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web posted August 2, 1999

TV anchor apologizes for calling Hillary Clinton an 'old battle ax'

Unaware that his microphone was on, an Orlando TV anchor called Hillary Rodham Clinton an "old battle ax" as he broadcast her arrival at the Kennedy Space Center.

"Just moments ago the first lady rolled in," WFTV anchor Steve Rondinaro said the night of July 21. "There she comes, the old battle ax. There she is with Chelsea in tow."

Rondinaro apparently wasn't aware that his microphone was still on as WFTV received NASA's video feed of the Clintons' arrival to watch the space shuttle Columbia launch.

Rondinaro apologized on the air within minutes, calling it "an offhand, flippant comment that slipped out."

"Please rest assured that I have the highest respect for the first lady and her role and am very pleased to see that Mrs. Clinton saw this launch as important enough to make a return visit," he added.

WFTV news director Mike Rausch said the remarks were inappropriate and inexcusable. But no disciplinary action was taken against Rondinaro, who left the station this month to run two radio stations in North Carolina.

McLellan sticks by gun registry

Federal Justice Minister Anne McLellan is sticking by her gun control registry, despite a legal loophole that critics say will allow people to avoid it by leasing or borrowing weapons.

"There's no loophole but for those who want to undermine the law they will go about finding ways to do it," said McLellan, in Edmonton on July 26 for the opening of a new RCMP headquarters.

"It's unfortunate because we know the support for this law grows in this country."

The day before, Alberta Reform MP Jack Ramsay said a provision in the gun legislation allows people to lease weapons instead of purchasing them.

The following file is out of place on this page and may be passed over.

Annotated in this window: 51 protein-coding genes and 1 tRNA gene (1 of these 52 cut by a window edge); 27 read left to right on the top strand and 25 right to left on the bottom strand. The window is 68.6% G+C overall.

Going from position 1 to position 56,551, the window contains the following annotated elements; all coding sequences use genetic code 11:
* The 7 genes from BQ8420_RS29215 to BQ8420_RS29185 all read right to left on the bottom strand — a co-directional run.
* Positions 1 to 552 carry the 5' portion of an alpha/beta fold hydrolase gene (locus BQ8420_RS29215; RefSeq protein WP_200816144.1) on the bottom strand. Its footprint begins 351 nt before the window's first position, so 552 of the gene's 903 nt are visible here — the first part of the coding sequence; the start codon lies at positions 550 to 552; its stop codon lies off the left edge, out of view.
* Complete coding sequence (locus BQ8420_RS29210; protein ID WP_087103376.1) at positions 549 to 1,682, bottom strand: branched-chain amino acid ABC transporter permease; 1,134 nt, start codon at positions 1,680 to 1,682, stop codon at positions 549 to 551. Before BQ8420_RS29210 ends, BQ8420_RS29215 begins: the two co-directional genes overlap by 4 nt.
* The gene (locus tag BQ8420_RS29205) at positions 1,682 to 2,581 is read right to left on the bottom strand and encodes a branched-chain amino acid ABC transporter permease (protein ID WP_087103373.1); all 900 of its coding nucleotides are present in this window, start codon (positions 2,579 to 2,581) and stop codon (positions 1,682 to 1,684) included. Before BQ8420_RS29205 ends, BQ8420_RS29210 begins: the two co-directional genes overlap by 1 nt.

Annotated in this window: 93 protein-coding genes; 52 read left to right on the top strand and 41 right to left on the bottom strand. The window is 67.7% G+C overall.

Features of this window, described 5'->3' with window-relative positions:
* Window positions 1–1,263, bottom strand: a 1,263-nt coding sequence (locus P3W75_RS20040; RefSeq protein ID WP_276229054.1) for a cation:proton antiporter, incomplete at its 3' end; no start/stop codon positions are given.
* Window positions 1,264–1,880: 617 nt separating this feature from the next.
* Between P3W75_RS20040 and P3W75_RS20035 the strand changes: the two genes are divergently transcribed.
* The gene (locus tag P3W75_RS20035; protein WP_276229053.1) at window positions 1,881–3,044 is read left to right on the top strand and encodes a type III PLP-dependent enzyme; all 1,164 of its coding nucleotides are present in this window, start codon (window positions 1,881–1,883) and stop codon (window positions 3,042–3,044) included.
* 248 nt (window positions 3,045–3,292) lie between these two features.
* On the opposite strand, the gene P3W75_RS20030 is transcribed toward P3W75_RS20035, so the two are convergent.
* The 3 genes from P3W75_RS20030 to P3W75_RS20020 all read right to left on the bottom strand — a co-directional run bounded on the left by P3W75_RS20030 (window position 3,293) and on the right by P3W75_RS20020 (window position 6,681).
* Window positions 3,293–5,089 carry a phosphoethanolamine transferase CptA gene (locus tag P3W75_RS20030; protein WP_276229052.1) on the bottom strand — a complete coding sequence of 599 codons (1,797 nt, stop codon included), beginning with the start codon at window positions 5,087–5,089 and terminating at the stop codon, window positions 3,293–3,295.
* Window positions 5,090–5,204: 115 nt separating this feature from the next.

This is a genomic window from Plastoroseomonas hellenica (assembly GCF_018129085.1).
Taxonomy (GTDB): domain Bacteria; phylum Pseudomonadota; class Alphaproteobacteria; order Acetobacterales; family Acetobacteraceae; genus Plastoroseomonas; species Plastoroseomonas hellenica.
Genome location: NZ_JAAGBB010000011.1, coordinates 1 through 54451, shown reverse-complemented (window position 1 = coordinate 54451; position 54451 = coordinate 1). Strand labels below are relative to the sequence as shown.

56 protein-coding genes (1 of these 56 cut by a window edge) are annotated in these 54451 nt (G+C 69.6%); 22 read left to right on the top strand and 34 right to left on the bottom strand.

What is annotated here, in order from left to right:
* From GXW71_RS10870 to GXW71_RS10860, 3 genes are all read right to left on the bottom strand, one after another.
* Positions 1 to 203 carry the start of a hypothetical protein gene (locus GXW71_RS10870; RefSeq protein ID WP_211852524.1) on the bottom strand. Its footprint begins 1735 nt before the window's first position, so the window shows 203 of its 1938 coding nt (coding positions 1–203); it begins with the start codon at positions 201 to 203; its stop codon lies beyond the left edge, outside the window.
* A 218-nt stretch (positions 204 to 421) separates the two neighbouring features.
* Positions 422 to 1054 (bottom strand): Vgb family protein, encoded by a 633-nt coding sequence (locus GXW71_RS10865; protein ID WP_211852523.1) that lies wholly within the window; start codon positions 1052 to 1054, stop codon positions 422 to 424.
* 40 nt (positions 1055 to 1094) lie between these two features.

Kathleen Roussel, spokeswoman for the Canadian Firearms Centre which is responsible for implementing the Firearms Act, confirmed that loans and leases are not considered transfers of ownership.

Therefore, there is nothing in the legislation to suggest that a person who rents or borrows a rifle would need to have it registered.

Red Deer Reform MP Bob Mills suggested the loophole could lead to the end of the gun registry.

McLellan said she doubts that, but added her department is looking into the ramifications of leasing.

"We did not want to require registration, for example, if a friend loans you a gun to go out hunting on a weekend," she said.

"If you have a gun that is registered to you and if you're going to loan it to a friend or a neighbour you want to make sure that person is qualified to use it. Otherwise, you might be liable if that person goes out and hurts someone else."

Some gun shop owners were leery about leasing for a number of reasons, including liability.

"I think the idea of the loophole demonstrates the inefficiency of the system," said Gordon McGowan, general manager of MilArm Company Ltd.

"It would cost us just as much in time and effort to set up a lease agreement as it would to sell."

$3-billion price tag puts kibosh on Sir John A. Day